News of another incident involving young people at Barwon Prison is evidence that detaining children in an adult prison does not improve community safety, says Jesuit Social Services.
The incident at Barwon Prison on Monday evening, which involved Corrections Victoria emergency response staff, followed a second major incident in January in which a 16-year old boy in Barwon Prison suffered a fractured vertebra after being assaulted.
“This further incident in Barwon Prison shows that simply relocating children and young people to an adult prison is no magic fix. The real problem that needs to be squarely faced is how to best rehabilitate children and young people to go on and have productive lives, not reoffend and help us create safer community in the long run,” says Jesuit Social Services CEO Julie Edwards.
“The adult prison system is unequivocally unfit for children and young people and is not achieving the promised outcome of settling their behaviour and enhancing community safety.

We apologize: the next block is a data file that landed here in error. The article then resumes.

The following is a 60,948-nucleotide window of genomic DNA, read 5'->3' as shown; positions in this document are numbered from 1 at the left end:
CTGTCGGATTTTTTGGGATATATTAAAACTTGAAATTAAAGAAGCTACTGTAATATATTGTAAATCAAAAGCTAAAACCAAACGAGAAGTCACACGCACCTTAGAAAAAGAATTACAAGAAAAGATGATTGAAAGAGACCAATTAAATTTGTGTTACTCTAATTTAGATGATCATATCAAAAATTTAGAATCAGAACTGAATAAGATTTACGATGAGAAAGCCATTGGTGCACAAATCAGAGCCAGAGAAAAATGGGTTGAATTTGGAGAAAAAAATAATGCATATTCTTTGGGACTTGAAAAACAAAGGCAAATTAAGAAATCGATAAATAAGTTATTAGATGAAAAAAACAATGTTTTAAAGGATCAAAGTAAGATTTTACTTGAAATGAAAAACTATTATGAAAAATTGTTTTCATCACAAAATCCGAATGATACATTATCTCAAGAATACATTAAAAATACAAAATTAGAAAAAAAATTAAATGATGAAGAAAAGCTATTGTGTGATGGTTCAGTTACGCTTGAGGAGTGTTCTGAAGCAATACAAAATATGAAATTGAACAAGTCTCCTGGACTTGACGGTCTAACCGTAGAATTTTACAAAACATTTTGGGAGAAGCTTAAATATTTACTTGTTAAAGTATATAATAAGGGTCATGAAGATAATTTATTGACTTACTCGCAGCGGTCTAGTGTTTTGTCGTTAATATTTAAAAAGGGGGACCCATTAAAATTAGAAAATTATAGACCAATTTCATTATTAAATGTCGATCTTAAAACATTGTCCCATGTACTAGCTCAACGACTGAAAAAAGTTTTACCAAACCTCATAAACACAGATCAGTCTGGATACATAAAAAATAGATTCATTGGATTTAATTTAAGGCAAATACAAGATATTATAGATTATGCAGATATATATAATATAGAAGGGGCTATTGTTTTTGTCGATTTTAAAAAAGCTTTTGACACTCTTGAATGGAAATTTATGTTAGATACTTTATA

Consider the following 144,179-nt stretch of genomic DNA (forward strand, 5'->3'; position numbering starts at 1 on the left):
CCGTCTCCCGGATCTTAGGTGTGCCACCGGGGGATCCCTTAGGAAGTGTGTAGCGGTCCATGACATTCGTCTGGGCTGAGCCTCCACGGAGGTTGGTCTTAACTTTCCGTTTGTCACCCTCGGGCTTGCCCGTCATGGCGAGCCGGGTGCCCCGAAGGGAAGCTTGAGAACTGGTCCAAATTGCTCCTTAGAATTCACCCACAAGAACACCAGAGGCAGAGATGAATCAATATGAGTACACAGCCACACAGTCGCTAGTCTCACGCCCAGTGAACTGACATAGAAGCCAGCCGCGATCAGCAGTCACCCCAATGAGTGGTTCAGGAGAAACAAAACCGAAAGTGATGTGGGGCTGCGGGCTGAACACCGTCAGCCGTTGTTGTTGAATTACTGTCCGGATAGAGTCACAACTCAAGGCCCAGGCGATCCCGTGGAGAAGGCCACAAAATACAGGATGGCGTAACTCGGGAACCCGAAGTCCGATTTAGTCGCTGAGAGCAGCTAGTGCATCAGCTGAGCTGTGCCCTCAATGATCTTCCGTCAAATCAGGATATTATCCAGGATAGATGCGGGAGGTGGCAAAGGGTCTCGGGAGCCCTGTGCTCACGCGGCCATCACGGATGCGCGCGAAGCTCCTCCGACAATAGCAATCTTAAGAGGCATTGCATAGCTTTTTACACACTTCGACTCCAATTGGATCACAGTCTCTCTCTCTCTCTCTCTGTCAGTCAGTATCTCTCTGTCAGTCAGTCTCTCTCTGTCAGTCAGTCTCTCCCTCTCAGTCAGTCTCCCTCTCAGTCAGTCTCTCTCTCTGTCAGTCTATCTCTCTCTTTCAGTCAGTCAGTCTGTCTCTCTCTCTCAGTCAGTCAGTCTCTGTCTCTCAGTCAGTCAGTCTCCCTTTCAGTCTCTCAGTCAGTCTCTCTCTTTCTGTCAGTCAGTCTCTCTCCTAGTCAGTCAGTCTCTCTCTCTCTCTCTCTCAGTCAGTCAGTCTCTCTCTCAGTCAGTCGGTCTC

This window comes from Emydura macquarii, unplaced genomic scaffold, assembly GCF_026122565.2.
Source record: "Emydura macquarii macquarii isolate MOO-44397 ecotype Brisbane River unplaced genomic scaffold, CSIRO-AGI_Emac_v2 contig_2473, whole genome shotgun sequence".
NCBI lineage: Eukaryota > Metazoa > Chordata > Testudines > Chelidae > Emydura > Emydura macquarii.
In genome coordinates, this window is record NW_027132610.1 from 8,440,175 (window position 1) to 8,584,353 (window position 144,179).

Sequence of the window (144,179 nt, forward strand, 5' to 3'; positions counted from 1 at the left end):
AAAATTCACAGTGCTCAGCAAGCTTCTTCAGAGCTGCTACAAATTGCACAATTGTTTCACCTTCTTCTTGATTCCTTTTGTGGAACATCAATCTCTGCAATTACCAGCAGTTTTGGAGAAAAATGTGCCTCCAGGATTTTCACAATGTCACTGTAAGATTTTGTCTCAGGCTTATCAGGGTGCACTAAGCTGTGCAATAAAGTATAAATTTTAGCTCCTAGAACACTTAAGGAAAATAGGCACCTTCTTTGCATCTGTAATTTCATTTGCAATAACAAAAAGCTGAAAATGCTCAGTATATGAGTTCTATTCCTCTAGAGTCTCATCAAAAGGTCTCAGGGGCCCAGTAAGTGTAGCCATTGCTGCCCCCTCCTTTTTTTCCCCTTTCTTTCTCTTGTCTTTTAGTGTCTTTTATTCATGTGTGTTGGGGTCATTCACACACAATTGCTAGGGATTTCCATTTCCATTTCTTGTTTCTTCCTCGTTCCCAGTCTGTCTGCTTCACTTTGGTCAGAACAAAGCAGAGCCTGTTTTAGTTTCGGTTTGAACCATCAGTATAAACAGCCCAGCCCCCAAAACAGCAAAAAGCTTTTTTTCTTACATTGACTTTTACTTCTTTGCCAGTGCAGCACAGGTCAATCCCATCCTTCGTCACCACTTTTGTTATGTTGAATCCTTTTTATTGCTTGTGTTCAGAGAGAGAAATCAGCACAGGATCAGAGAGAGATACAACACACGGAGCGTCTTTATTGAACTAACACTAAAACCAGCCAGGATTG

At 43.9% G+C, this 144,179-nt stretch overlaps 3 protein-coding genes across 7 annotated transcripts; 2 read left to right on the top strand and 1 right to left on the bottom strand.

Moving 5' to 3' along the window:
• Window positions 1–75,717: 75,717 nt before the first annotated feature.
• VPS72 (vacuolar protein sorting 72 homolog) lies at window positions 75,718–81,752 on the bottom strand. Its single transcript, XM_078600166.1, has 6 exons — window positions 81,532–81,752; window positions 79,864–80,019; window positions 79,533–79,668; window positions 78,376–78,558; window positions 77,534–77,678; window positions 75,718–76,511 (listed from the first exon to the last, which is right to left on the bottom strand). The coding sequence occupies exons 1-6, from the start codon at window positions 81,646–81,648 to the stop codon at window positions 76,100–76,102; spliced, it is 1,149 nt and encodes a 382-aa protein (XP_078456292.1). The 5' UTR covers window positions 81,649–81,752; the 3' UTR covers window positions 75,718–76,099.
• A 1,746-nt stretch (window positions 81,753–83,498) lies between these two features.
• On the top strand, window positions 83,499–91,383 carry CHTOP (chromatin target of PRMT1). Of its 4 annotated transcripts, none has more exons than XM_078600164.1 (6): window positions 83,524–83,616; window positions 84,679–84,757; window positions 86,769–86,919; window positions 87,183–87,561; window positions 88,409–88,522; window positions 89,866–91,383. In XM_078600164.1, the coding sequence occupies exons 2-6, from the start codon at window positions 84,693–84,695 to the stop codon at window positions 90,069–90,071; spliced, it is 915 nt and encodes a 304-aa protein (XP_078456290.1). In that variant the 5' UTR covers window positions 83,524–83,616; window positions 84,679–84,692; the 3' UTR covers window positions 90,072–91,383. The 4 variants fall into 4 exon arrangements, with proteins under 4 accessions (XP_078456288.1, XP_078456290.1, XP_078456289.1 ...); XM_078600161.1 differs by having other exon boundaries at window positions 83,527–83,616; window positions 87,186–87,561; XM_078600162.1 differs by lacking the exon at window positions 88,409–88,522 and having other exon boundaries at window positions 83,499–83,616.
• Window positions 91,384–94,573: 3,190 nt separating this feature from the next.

“This is no surprise. Youth justice facilities need to be safe, age-appropriate and staffed with skilled workers to facilitate the rehabilitation of young people. Evidence from elsewhere in Australia and internationally shows that the best results are achieved when children and young people are in small non-institutional settings, where they are supported and challenged to address their problem behaviour, and to gain basic education, employment and living skills.
“By contrast we have heard stories about the inhumane conditions these young people in Barwon have been subject to, including lockdown for up to 23 hours a day and the use of capsicum spray.”
Last week, the Victorian Government announced it will transfer responsibility for youth justice from the Department of Health and Human Services to the Department of Justice and Regulation, effective from April.
“Given the Government has decided to place youth justice in the Department of Justice and Regulation it is imperative that it operates as a separate division within this Department.
“We need to bring cool heads, evidence about what works, and a care for children and young people to the table as we work to create a safer community in the long run – for all Victorians.”
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